Audit of NGO programme in Hungary

The NGO programme in Hungary that is funded by Norway under the EEA and Norway Grants scheme is being run effectively and in line with the legal framework, according to an audit by the firm PKF Littlejohn.

‘I am pleased to see that the results of the audit are positive,’ said Minister of EEA and EU Affairs Vidar Helgesen.

Through the EEA and Norway Grants, Norway supports NGOs seeking to promote human rights and democratic values in Hungary. The NGO programme has a total budget of around EUR 13.5 million.

In the autumn of 2014, the London-based audit firm PKF Littlejohn was commissioned to carry out an audit of the NGO programme and of the local fund operator in Hungary.

The report from the audit is now available, and it shows that the programme’s management and control system is in line with the legal requirements. It also shows that Norway’s funds are being managed effectively.

In addition, PKF Littlejohn has carried out an audit of a selection of projects. The results of these audits are also generally positive. Only minor problems have been found, and these will now be rectified.

On the basis of the audit, PKF Littlejohn has recommended some possible improvements in the management and control system. The Ministry of Foreign Affairs will take these recommendations into account in the work to further strengthen the management of the EEA and Norway Grants.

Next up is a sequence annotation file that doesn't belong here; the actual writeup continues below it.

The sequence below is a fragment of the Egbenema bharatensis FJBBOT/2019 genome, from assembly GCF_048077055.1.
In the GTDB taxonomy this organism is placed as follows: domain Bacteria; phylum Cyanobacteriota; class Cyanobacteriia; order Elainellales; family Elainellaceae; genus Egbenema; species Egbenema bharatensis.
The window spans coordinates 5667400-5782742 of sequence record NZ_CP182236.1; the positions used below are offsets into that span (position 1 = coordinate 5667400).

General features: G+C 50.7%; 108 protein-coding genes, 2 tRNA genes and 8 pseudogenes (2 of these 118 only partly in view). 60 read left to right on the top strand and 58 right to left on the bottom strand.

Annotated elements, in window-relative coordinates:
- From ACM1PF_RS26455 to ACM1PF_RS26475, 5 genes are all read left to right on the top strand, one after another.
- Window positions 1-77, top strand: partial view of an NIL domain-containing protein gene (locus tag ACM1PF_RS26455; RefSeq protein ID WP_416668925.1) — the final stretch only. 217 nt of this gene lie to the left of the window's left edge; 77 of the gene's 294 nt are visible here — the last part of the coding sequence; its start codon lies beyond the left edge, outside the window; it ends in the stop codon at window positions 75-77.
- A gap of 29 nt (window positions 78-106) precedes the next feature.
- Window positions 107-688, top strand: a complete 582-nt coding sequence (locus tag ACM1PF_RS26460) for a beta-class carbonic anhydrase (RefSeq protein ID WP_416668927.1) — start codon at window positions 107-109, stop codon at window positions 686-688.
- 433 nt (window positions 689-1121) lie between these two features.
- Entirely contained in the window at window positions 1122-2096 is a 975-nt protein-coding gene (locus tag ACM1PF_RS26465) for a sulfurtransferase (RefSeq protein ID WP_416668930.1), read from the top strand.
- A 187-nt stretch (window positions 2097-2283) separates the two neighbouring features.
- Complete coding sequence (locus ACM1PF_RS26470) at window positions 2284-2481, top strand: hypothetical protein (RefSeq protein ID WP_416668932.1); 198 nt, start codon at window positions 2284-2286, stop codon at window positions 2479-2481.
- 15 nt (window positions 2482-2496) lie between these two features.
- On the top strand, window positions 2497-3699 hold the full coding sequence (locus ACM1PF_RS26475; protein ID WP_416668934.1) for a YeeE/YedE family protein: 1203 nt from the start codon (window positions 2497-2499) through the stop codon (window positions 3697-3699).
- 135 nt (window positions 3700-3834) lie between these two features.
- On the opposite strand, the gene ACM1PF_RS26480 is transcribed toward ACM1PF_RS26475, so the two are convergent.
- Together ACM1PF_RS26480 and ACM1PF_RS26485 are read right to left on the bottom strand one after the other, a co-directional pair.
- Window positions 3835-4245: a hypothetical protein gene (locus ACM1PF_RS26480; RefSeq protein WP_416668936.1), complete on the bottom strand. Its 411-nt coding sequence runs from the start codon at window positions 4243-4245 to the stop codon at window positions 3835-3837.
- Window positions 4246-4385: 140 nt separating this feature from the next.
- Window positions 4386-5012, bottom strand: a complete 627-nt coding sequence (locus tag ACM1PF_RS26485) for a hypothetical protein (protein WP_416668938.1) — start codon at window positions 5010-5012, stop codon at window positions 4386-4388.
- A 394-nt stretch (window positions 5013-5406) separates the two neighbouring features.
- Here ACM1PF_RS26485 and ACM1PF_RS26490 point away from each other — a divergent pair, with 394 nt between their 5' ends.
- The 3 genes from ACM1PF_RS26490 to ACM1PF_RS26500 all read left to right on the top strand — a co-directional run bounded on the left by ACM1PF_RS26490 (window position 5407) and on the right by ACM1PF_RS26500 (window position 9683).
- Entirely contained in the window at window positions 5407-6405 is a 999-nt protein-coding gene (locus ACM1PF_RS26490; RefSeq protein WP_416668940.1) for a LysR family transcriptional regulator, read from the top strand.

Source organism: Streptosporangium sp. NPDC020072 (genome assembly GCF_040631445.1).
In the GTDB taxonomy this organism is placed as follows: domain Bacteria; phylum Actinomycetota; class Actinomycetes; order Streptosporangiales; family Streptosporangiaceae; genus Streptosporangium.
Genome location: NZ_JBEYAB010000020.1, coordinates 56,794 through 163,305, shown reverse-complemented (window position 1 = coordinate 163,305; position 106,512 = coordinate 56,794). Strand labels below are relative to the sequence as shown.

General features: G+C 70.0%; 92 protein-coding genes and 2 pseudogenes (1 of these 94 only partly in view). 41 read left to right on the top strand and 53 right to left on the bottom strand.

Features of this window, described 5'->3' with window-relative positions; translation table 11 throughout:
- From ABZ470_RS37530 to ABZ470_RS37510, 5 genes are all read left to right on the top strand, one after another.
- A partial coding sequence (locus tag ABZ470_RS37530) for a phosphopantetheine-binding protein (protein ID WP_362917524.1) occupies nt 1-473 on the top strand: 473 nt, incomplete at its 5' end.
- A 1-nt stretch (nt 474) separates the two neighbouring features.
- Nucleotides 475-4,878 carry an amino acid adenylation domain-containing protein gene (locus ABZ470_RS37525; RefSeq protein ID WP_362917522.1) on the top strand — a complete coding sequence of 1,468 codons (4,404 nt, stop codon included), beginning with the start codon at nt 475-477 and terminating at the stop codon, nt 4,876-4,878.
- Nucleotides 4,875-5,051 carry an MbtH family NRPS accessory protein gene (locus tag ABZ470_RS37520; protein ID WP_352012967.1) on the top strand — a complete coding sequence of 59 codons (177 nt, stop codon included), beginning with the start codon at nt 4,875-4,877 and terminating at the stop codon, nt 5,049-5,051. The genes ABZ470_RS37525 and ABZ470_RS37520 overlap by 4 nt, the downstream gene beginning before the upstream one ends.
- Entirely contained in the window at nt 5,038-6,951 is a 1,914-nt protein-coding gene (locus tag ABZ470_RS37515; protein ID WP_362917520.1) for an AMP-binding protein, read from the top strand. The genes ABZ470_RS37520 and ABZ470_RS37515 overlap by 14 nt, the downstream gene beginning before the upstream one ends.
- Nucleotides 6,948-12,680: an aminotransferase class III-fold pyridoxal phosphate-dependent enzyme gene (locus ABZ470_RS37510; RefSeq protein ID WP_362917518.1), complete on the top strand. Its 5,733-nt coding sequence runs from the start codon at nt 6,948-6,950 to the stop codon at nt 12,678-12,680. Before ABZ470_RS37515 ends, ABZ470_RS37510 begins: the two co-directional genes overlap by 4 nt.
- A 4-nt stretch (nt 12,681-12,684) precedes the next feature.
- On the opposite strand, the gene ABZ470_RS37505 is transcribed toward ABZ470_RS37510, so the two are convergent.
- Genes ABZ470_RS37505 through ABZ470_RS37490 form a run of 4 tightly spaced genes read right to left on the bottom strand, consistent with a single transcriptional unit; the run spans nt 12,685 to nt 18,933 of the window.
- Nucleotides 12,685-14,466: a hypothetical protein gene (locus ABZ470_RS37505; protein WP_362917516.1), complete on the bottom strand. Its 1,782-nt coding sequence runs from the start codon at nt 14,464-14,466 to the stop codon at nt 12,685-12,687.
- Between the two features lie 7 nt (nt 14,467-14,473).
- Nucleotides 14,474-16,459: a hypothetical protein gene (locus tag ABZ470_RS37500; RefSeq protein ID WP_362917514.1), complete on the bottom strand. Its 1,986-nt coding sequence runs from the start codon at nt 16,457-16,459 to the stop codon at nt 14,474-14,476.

Norway open to dialogue
Norway’s support for NGOs in Hungary has come under pressure from the Hungarian authorities; for example, the local fund operators have been subjected to police raids.

The Hungarian authorities have violated agreements with the donor countries on the management of the EEA and Norway Grants. As of 9 May 2014, Norway has therefore suspended some of its payments to Hungary under the grants scheme.

‘We invite the Hungarian authorities to engage in a dialogue to find a solution based on respect for fundamental democratic values, the independence of civil society and the agreements that have been concluded,’ said Mr Helgesen.

Norway’s funding for NGOs under the EEA and Norway Grants totals almost EUR 160 million, divided between 16 beneficiary countries. The programme in Hungary is one of a total of 13 NGO programmes that are currently being audited.

A recently published evaluation report shows that the funds from Norway are enhancing the ability of civil society organisations in the Baltic countries and central and southern European countries to fulfil their role in an open and democratic Europe.